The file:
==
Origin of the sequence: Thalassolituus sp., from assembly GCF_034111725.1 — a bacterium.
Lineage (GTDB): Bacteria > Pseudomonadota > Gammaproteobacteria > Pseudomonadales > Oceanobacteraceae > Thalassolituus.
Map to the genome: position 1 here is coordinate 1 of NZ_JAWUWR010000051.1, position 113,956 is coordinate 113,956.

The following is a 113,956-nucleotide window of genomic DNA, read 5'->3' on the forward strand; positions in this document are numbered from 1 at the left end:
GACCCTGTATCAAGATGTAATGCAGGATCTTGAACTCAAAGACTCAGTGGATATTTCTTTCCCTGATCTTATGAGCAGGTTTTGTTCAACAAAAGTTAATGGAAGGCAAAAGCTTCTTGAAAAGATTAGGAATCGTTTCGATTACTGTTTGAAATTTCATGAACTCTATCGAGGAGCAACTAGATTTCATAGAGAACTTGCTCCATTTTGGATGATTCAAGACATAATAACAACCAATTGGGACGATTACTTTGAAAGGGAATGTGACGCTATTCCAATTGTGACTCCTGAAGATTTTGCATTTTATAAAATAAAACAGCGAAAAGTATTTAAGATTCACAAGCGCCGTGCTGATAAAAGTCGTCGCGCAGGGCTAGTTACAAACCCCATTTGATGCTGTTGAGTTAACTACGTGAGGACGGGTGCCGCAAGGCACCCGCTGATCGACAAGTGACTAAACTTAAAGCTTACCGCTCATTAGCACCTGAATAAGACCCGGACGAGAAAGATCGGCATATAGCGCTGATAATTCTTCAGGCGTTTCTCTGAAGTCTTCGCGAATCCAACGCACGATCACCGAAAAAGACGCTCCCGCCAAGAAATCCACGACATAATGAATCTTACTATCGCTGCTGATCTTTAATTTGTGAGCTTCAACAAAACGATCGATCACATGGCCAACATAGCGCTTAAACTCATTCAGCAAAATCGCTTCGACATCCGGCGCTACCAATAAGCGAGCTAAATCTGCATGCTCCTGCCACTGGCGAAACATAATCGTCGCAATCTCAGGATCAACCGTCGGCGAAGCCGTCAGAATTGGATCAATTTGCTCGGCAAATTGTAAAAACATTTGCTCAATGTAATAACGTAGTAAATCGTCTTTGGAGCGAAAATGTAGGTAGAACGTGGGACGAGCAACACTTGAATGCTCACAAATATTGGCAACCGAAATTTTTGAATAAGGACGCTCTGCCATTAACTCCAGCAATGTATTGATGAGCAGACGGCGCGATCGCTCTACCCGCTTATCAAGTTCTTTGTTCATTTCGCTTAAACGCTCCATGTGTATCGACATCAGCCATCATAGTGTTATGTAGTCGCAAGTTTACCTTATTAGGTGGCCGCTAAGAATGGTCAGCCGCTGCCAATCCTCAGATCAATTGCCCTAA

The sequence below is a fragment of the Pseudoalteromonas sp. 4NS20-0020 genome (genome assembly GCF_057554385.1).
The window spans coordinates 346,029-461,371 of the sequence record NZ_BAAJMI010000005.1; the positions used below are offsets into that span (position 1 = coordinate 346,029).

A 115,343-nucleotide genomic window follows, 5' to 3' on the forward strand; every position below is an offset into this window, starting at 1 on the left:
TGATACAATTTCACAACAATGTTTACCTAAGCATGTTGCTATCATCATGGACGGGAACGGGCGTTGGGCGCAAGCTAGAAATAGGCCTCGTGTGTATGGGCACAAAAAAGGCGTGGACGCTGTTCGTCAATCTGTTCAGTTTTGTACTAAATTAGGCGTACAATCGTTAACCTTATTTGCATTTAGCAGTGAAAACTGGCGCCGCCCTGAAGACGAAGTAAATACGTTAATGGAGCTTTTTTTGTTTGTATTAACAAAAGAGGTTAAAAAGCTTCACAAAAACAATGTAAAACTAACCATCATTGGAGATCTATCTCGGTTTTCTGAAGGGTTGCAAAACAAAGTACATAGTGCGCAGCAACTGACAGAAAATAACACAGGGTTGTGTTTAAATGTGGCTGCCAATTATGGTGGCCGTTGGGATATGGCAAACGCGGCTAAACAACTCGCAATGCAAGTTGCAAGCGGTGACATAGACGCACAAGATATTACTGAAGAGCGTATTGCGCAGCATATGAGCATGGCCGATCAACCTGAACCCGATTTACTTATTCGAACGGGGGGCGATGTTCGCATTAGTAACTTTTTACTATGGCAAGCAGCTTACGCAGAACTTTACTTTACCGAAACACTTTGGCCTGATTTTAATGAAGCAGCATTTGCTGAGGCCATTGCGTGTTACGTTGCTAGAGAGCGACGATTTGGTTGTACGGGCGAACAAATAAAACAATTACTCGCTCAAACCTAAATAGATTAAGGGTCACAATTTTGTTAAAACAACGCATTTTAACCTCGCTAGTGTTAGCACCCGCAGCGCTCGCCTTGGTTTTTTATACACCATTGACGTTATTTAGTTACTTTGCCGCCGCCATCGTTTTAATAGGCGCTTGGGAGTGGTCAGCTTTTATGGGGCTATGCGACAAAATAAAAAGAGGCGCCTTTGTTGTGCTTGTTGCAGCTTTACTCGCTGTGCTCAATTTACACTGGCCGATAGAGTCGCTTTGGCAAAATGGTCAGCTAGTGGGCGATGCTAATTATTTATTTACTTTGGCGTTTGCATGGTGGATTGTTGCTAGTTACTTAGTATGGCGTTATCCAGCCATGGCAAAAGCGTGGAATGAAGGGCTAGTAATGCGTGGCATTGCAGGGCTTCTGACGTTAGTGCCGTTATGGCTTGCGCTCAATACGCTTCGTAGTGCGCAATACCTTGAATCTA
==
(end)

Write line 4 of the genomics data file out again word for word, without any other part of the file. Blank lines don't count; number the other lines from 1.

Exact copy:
The following is a 113,956-nucleotide window of genomic DNA, read 5'->3' on the forward strand; positions in this document are numbered from 1 at the left end: